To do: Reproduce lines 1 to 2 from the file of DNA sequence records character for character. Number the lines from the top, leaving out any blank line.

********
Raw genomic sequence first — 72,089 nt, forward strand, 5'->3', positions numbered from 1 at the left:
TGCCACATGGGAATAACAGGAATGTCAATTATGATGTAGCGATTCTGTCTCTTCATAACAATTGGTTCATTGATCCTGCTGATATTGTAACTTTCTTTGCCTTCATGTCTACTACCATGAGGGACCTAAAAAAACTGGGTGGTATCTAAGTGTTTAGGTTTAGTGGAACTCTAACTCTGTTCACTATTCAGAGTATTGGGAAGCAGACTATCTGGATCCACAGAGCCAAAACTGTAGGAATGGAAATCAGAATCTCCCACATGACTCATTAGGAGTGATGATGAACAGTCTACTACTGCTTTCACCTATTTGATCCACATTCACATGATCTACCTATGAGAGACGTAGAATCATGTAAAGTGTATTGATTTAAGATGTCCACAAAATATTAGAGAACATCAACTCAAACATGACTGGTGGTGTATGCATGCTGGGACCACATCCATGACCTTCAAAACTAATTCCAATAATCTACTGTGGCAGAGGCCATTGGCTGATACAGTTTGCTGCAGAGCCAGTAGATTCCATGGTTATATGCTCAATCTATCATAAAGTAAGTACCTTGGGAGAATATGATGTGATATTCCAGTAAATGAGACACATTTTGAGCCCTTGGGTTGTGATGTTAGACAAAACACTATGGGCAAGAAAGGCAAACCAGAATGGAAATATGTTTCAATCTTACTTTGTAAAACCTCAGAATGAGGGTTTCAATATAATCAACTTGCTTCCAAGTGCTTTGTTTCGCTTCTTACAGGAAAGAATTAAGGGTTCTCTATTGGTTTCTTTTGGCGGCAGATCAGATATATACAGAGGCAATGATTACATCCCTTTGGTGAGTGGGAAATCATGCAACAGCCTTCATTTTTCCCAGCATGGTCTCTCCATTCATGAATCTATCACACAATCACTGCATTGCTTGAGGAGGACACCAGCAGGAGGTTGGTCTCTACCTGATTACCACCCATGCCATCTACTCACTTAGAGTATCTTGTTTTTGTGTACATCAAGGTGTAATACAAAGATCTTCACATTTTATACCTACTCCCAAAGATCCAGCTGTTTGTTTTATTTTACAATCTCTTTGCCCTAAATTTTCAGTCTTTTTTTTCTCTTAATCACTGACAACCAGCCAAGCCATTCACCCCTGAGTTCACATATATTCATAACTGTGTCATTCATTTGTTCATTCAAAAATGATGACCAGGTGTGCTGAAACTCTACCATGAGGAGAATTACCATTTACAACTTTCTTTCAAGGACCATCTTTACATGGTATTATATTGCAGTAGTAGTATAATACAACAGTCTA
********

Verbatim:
Raw genomic sequence first — 72,089 nt, forward strand, 5'->3', positions numbered from 1 at the left:
TGCCACATGGGAATAACAGGAATGTCAATTATGATGTAGCGATTCTGTCTCTTCATAACAATTGGTTCATTGATCCTGCTGATATTGTAACTTTCTTTGCCTTCATGTCTACTACCATGAGGGACCTAAAAAAACTGGGTGGTATCTAAGTGTTTAGGTTTAGTGGAACTCTAACTCTGTTCACTATTCAGAGTATTGGGAAGCAGACTATCTGGATCCACAGAGCCAAAACTGTAGGAATGGAAATCAGAATCTCCCACATGACTCATTAGGAGTGATGATGAACAGTCTACTACTGCTTTCACCTATTTGATCCACATTCACATGATCTACCTATGAGAGACGTAGAATCATGTAAAGTGTATTGATTTAAGATGTCCACAAAATATTAGAGAACATCAACTCAAACATGACTGGTGGTGTATGCATGCTGGGACCACATCCATGACCTTCAAAACTAATTCCAATAATCTACTGTGGCAGAGGCCATTGGCTGATACAGTTTGCTGCAGAGCCAGTAGATTCCATGGTTATATGCTCAATCTATCATAAAGTAAGTACCTTGGGAGAATATGATGTGATATTCCAGTAAATGAGACACATTTTGAGCCCTTGGGTTGTGATGTTAGACAAAACACTATGGGCAAGAAAGGCAAACCAGAATGGAAATATGTTTCAATCTTACTTTGTAAAACCTCAGAATGAGGGTTTCAATATAATCAACTTGCTTCCAAGTGCTTTGTTTCGCTTCTTACAGGAAAGAATTAAGGGTTCTCTATTGGTTTCTTTTGGCGGCAGATCAGATATATACAGAGGCAATGATTACATCCCTTTGGTGAGTGGGAAATCATGCAACAGCCTTCATTTTTCCCAGCATGGTCTCTCCATTCATGAATCTATCACACAATCACTGCATTGCTTGAGGAGGACACCAGCAGGAGGTTGGTCTCTACCTGATTACCACCCATGCCATCTACTCACTTAGAGTATCTTGTTTTTGTGTACATCAAGGTGTAATACAAAGATCTTCACATTTTATACCTACTCCCAAAGATCCAGCTGTTTGTTTTATTTTACAATCTCTTTGCCCTAAATTTTCAGTCTTTTTTTTCTCTTAATCACTGACAACCAGCCAAGCCATTCACCCCTGAGTTCACATATATTCATAACTGTGTCATTCATTTGTTCATTCAAAAATGATGACCAGGTGTGCTGAAACTCTACCATGAGGAGAATTACCATTTACAACTTTCTTTCAAGGACCATCTTTACATGGTATTATATTGCAGTAGTAGTATAATACAACAGTCTA